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Making the write decision…

02 Nov

I like making things.

There’s nothing to beat the feeling you get when, having started off with a seemingly unconnected collection of raw materials, you end up with a brand new object that didn’t previously exist.

In the past I’ve made steel wheels for Ford Cosworth racing cars (and tractors), glass- and carbon-fibre fishing rods (where, randomly, I also once made the sticks for HRH Prince Charles’ polo team and some replacement stilts for a passing circus troupe), laminated fibre glass tanks for giant crop spraying machines and the occasional boat and fishpond, and now carbon fibre parts for the aerospace industry.

My problem has always been that none of this wealth of experience in making things has ever translated into anything that you’d call creative. It’s creating things, yes, but it’s not Creative with a capital C.

I can’t draw or paint (even my handwriting is like the tracks of a dipsomaniacal arachnid with St Vitus’ Dance), I have no musical aptitude whatsoever (I don’t think anyone ever counts bongos do they?), I can’t sing and I don’t dance before the fourth or fifth pint, with predictable results. (once at a beer festival, somewhat the worse for wear, I careered headlong into a jazz band in full swing, nearly forcing the trumpet player to swallow his instrument mid-solo)
I am a bloody good cook though.

So aside from taking some nice pictures, being able to knock up something half decent in the kitchen and spending my teenage years dabbling in the theatre, I’ve never really considered myself a “creative” person. Although, had I obtained a grant to attend the stage management course I’d been accepted on at drama school in Guildford, (by happy coincidence the location of this year’s inaugural Golden Face Palms) who knows what exalted position I’d now hold in theatrical circles?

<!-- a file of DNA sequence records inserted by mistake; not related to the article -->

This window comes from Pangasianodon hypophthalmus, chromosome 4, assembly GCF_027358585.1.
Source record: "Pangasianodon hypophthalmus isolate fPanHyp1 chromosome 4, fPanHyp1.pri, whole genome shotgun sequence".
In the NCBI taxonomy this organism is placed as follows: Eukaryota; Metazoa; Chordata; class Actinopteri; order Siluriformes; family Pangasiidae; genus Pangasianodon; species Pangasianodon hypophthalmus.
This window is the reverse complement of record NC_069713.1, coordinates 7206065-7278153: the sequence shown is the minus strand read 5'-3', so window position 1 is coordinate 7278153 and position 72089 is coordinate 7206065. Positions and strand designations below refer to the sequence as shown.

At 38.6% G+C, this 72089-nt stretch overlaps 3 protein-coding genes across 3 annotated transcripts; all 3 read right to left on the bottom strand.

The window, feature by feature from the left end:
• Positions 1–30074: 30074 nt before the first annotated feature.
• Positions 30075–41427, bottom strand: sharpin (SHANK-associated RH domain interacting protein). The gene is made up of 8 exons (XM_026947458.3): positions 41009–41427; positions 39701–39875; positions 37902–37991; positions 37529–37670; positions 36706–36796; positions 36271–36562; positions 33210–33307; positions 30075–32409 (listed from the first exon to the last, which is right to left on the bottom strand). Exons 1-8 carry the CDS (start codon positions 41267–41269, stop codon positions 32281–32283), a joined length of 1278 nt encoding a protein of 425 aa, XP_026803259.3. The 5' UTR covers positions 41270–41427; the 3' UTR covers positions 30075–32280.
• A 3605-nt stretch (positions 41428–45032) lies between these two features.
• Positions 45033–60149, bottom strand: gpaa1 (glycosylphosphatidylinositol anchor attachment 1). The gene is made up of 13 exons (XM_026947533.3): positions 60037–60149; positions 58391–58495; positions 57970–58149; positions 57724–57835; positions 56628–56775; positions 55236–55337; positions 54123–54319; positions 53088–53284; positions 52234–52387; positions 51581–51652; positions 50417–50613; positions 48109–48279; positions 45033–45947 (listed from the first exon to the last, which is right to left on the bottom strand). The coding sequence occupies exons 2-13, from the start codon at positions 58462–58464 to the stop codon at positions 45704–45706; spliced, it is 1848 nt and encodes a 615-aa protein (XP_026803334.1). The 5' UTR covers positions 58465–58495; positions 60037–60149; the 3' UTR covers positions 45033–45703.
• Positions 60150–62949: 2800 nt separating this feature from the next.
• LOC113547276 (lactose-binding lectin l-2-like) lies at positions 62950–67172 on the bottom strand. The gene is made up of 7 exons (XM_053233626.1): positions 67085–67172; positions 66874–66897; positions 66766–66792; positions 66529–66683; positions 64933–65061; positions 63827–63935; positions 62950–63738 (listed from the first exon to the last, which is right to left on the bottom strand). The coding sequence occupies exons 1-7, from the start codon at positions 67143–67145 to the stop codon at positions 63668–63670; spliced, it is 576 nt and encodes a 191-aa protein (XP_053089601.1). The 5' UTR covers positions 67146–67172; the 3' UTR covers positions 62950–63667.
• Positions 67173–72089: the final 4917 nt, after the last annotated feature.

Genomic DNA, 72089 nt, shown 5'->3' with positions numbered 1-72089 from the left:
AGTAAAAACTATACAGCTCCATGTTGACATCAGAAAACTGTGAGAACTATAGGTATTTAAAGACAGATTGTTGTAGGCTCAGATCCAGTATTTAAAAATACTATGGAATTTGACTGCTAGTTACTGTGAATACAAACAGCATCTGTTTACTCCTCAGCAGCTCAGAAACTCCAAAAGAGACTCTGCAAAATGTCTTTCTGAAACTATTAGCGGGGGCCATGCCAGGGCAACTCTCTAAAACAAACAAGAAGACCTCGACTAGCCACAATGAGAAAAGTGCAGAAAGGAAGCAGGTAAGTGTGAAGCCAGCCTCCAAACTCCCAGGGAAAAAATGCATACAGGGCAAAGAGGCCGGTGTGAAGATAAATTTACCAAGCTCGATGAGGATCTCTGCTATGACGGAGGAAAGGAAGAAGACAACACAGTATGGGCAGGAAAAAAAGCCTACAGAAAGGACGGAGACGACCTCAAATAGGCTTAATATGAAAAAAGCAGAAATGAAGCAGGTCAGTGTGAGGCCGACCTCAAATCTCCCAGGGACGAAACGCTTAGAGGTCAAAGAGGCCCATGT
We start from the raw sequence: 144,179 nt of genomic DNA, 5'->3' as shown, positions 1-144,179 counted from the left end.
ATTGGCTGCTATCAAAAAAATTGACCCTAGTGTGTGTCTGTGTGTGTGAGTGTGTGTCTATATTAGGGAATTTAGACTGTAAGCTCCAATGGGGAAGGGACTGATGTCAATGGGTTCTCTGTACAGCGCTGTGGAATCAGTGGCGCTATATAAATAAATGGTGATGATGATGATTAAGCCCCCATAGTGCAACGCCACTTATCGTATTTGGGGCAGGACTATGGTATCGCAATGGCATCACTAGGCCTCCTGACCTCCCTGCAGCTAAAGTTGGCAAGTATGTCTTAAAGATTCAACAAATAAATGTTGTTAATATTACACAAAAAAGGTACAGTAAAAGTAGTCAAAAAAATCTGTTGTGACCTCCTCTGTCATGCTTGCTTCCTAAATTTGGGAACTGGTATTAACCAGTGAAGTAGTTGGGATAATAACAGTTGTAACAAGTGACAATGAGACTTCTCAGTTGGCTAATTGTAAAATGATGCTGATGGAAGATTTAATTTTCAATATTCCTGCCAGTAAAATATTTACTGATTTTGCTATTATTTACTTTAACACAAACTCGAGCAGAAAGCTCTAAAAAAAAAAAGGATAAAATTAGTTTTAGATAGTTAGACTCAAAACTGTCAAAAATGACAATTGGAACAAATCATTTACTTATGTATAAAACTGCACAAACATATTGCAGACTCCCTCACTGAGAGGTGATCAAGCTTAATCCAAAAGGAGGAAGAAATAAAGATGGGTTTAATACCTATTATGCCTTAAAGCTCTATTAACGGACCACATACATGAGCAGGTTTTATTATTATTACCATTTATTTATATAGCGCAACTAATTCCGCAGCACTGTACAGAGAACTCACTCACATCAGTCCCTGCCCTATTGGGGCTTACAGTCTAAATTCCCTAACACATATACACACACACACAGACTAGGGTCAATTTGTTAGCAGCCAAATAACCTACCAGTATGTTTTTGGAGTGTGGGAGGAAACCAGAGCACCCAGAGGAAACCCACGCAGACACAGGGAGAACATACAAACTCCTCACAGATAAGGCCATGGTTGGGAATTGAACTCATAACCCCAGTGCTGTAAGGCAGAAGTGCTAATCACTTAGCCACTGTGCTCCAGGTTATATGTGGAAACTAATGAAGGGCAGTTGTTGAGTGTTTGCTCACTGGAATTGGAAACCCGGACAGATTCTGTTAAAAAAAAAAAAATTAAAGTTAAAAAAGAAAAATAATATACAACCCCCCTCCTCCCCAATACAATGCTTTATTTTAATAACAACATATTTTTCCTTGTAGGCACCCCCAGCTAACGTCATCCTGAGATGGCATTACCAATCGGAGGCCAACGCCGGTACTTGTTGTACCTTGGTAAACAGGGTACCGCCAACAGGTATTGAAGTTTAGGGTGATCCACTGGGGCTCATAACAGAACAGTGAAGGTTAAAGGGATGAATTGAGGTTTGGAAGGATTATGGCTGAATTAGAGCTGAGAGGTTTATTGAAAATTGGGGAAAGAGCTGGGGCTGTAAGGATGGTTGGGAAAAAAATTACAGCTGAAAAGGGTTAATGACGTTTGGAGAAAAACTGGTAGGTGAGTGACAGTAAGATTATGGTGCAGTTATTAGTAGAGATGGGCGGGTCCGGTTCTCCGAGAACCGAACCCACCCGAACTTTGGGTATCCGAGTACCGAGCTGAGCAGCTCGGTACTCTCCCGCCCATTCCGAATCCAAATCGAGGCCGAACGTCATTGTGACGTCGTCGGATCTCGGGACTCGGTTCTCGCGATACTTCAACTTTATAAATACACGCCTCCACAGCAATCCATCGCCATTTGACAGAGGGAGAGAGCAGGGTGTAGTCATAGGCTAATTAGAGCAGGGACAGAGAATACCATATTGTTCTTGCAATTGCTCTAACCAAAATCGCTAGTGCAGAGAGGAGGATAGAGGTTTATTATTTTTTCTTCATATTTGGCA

Then smartphones arrived on the market and suddenly I was the owner of an incredibly powerful computer that I could carry with me everywhere.
Not only that, but the thousands of applications available for these extraordinary devices let me experiment with (and share) images, sounds, video and – most importantly of all as it turns out – words.

I’ve always loved words, whether reading or talking, (and boy, I’ve done a lot of talking over the years) which makes it all the more strange that I wouldn’t have tried writing before.
But now I’ve got the bug, and I’ve got it bad.

image

From the first moment I get inspiration for a post and the ideas begin percolating through my head, I can’t wait to sit down and start writing.
I can spend hours finding links, making up artwork, checking facts, editing and re-editing text to improve the flow of narrative (hey listen to me talking about “flow of narrative”, anyone would think I was a writer) and finally posting and promoting on as many platforms as I can before sitting back and watching the stat counter in anticipation.

However, what if I didn’t have to wait until I got home, or more likely until the weekend, before I got my literary fix?
What if, instead of having to fit it in around my job, it actually was my job?
Don’t get me wrong, I enjoy what  I currently do for a living, and not just because of the normal day to day challenges that any high-spec manufacturing job presents, but also because of the small, close-knit team of people I work with. (I can only speak for myself of course. I wouldn’t want to have to put up with me for twelve hours a day)

The thing is, not since my attempt to gain entry into the rarefied world of the theatre have I so badly wanted to have a career in something specific, no matter how late in the game it is.